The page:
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J Clin Endocrinol Metab. 1998 Apr;83(4):1143-50.

High prevalence of polycystic ovaries and associated clinical, endocrine, and metabolic features in women with previous gestational diabetes mellitus.

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Department of Obstetrics and Gynecology, Uppsala University, Sweden.


The prevalence of polycystic ovaries, according to ultrasonography, and associated clinical, endocrine, and metabolic features were investigated in women with previous gestational diabetes mellitus (GDM). Thirty-four women with GDM 3-5 yr before the investigation and 36 controls with uncomplicated pregnancies, selected for similar age, parity, and date of delivery, were investigated. The women with previous GDM showed a higher prevalence of polycystic ovaries [14 of 34 (41%) vs. 1 of 36 (3%); P < 0.0001], hirsutism (P < 0.01), irregular menstrual cycles (P < 0.01), and a higher body mass index (BMI; P < 0.001) than the controls. Five women (15%) with previous GDM had developed manifest diabetes (excluded in comparisons of metabolic variables). After dividing the women with previous GDM into subgroups according to ovarian appearance, the 2 subgroups showed similar glucose tolerance and prevalence of diabetes, whereas the women with polycystic ovaries were younger (mean +/- SD, 33.3 +/- 1.4 vs. 38.2 +/- 1.1; P < 0.01), had higher truncal-abdominal/femoral fat ratio according to skin folds (P < 0.05), had higher concentrations of androstenedione (P < 0.01) and testosterone (P < 0.01), and had a higher LH/FSH ratio (P < 0.01), lower levels of GH (P < 0.01), higher levels of triglycerides (P < 0.05) and cholesterol (P < 0.05) in very low density lipoprotein, all independent of age and BMI, and had a higher prevalence of pregnancy-induced hypertension (50% vs. 15%; P < 0.05) during the index pregnancy compared with the women with normal ovaries. The group of women with GDM showed a lower early insulin release after glucose (i.v. glucose tolerance test) for their degree of insulin resistance (euglycemic hyperinsulinemic clamp) compared with controls (P < 0.05). In the two subgroups, insulin sensitivity was lower in the polycystic ovaries group, independent of BMI (P < 0.05), than in the group with normal ovaries. In conclusion, ultrasonographic, clinical and endocrine signs of polycystic ovary syndrome were much increased in women with a history of GDM. Compared with the women with normal ovaries and previous GDM, those with polycystic ovaries formed a distinct subgroup that may be more prone to develop various features of the insulin resistance syndrome. Both groups showed a similarly disturbed balance between beta-cell activity and insulin sensitivity, but in women with polycystic ovaries, insulin resistance may be the dominant component.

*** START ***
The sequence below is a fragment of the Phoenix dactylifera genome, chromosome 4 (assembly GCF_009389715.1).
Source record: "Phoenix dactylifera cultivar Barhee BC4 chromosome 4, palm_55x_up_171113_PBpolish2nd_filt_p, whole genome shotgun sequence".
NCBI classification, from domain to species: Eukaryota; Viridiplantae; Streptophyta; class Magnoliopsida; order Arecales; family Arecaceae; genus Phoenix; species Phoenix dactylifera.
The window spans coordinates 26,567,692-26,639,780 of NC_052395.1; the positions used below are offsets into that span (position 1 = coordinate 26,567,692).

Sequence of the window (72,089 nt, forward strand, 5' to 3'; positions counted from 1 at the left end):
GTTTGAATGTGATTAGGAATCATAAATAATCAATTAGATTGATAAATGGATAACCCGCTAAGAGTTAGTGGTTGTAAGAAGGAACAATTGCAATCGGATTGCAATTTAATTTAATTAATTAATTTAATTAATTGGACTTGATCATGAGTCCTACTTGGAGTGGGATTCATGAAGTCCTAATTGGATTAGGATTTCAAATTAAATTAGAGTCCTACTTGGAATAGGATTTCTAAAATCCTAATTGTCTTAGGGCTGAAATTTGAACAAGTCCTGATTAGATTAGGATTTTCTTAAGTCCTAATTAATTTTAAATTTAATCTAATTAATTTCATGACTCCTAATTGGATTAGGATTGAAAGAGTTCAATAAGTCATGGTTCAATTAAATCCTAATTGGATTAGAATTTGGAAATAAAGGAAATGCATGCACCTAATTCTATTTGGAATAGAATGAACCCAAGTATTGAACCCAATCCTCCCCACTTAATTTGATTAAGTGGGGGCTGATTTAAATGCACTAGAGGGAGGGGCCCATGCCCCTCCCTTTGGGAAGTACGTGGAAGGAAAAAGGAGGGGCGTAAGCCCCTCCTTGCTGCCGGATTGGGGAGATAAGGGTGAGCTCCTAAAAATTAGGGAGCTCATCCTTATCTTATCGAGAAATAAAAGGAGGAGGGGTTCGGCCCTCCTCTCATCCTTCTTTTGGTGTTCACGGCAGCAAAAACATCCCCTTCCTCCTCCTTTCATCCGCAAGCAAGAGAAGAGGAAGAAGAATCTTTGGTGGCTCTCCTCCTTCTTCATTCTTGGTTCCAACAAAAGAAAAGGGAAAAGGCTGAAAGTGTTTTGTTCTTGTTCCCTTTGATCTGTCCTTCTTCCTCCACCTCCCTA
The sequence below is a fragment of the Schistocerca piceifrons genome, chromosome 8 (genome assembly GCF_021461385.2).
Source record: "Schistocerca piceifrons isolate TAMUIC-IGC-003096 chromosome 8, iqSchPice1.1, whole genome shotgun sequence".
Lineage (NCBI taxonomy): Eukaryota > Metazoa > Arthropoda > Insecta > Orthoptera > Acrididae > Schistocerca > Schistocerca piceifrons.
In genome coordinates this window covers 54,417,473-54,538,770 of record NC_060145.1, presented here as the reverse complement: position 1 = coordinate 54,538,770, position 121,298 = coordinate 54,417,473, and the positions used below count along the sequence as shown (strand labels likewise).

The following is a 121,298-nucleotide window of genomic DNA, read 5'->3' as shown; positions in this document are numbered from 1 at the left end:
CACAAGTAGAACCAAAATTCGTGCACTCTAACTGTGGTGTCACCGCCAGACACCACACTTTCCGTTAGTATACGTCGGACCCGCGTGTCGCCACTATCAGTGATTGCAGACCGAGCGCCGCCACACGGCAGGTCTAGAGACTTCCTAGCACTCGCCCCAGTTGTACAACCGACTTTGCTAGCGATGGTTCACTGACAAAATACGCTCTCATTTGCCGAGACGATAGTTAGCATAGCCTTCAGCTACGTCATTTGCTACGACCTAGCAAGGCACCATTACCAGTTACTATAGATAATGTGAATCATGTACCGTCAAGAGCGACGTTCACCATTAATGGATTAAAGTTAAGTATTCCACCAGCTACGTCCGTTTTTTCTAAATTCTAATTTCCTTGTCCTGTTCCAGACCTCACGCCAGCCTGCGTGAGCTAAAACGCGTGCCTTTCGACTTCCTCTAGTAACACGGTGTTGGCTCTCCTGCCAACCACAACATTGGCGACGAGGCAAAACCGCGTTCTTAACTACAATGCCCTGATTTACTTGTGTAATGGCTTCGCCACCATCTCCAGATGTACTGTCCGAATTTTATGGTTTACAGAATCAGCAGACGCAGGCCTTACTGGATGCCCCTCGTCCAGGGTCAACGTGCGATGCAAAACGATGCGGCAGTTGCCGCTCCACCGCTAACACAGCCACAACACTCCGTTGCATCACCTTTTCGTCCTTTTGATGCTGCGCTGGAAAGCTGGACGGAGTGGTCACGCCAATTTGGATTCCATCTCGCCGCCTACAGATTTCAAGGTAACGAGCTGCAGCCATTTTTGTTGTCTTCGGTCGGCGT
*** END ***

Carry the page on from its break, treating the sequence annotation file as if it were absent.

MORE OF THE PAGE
[Indexed for MEDLINE]

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